Works of art by architect-designer William Burges (1827-1881) are extremely rare – but serendipity has seen half a dozen pieces emerge recently in the regions.
In addition to a Puss in Boots pendant estimated
at £20,000-30,000 at Woolley & Wallis on October 3, which
failed to sell, there have been not one but two examples of a
hitherto unknown Burgess brooch, as well as a jewel-decorated
robin's-egg-glazed blue flask.
The brooches were apparently made by Burges to mark the
wedding of the architect John Pollard to Margaret Seddon in 1864.
One sold at Gildings of Market Harborough in August 2011 at
£31,000, the other sold by private treaty to the V&A in June.
The remarkable flask was sold by the small Wiltshire firm Jubilee
Auction Rooms for £42,000 in May.
Another important, and personal, piece emerged at
Dreweatts (24% buyer's premium) at Donnington Priory, Newbury
As an antiquarian and an avid collector as well as an
architect-designer, Burges often successfully incorporated
classical gems, coins, Oriental carvings and porcelain into the art
objects he created for himself and his clients.
Like the flask sold by Jubilee in Pewsey, the silver-mounted
celadon jade bowl offered at Dreweatts on September 12 was formed
around a Chinese work of art. Measuring 3 x 4½in (8 x 11.5cm), the
piece was inscribed in capitals Wil Burges Me Fec Honorars
Pterdo Se Edinburghse Collastis MDCCCLXX.
Also included in the lot was a typed label from the National
Museum of Wales which read Bowl of Indian jade, bought,
decorated and inscribed by William Burges (1827-81) who restored
Cardiff Castle about 1865, and was the architect for 20, Park
Today's opinion has it that the bowl was Chinese, but there is
the possibility that the gemstones (three of them now missing and
one chipped) were Mughal Indian.
Dreweatts' vendor was a Welsh collection of some note - the
source of the Nantgarw and Swansea porcelain in the saleroom's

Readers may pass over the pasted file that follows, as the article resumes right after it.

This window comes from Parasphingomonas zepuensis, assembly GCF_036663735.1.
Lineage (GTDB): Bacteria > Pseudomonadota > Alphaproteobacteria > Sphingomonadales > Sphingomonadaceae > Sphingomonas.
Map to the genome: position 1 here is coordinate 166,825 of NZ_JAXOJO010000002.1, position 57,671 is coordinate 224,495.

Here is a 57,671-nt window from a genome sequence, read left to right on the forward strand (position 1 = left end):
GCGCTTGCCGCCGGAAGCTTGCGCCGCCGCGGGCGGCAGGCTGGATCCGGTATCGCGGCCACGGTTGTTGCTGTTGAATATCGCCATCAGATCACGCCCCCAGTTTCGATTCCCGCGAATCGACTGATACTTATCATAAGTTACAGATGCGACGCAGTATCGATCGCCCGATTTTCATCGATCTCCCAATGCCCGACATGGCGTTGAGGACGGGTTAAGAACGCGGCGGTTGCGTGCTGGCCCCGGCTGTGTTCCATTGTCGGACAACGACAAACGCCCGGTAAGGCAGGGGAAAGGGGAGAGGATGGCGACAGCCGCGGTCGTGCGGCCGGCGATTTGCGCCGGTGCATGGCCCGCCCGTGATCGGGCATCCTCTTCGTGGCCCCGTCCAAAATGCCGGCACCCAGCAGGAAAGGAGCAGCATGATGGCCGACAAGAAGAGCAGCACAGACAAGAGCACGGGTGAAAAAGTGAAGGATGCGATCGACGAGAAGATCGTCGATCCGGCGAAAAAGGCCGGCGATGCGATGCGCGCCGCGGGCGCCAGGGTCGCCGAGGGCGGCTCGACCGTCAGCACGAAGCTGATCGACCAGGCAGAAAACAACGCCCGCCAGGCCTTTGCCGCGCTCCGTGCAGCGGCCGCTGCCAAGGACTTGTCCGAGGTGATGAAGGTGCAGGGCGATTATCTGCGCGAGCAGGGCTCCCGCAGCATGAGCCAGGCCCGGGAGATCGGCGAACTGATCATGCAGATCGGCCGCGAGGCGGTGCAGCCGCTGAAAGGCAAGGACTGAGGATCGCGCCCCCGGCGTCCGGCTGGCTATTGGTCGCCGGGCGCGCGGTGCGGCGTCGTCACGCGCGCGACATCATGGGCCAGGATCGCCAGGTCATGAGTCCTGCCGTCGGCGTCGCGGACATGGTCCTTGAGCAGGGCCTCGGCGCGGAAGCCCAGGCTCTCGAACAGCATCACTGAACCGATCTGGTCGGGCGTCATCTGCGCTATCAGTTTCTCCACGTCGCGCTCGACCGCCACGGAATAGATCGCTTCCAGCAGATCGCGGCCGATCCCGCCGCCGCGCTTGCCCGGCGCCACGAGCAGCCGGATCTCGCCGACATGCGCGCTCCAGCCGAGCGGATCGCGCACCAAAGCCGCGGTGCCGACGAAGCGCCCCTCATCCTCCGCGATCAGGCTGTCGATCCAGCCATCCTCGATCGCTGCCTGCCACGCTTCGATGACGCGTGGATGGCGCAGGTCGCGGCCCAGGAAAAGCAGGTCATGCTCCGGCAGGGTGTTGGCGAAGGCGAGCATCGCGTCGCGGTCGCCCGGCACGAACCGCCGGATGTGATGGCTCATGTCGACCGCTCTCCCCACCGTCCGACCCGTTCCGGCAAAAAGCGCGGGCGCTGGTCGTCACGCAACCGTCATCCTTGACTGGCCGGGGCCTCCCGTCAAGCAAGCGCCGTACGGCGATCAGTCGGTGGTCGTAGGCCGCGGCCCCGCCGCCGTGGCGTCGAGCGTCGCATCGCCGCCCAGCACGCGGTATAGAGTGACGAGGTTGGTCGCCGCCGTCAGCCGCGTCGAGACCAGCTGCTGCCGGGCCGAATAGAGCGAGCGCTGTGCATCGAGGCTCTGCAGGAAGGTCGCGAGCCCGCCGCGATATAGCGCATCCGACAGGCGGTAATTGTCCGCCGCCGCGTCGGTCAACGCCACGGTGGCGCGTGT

October ceramics sale.
Estimated at £10,000-15,000, the bowl sold to a London dealer
(thought to be bidding for his own collection) at £34,000.
Beadle Staff Head
Another seldom seen object offered in the silver and jewellery
catalogue was a 9in (24cm) George I silver beadle's staff head
modelled as a church tower with a ball spire.
It had some solder repairs and was marked only with the untraced
maker's initials WS but the worn but readable
inscription read: This is A Free Gifft Given to Jon. Went by
the Parsons under Thos. Wittingham Ch. Warden, Jon. Cole Sideman,
Jo. Gosdin, Edw. Wyburd, Constable Peter Lees, Peter Marget,
Survaors Jon. Goodwell, Jon, Roulston, Tho. Thorne, Headborroughs,
James Smith, Jon. Charpentir.
It carried the name Jon. Went Beadle
Beadles were an important part of the courts and livery
companies of the City of London - 17th and 18th century staff heads
survive in the collections of many of the 'worshipful
However, the word also came to refer to a parish constable of
the Anglican Church. Often charged with duties of charity including
overseeing the parish workhouse and orphanage, they were given a
bad name by Dickens's Mr Bumble in Oliver Twist.
One trusts Jon. Went was a much finer fellow.
With its inscription and distinctive form (suggesting it was
modelled on a specific building), this ecclesiastical staff head,
from an era when so many of London's churches were built, offers
plenty of possibilities for research.
Acquired by the vendor around 20 years ago, it sold to a London
dealer at £3500 (estimate £800-1200).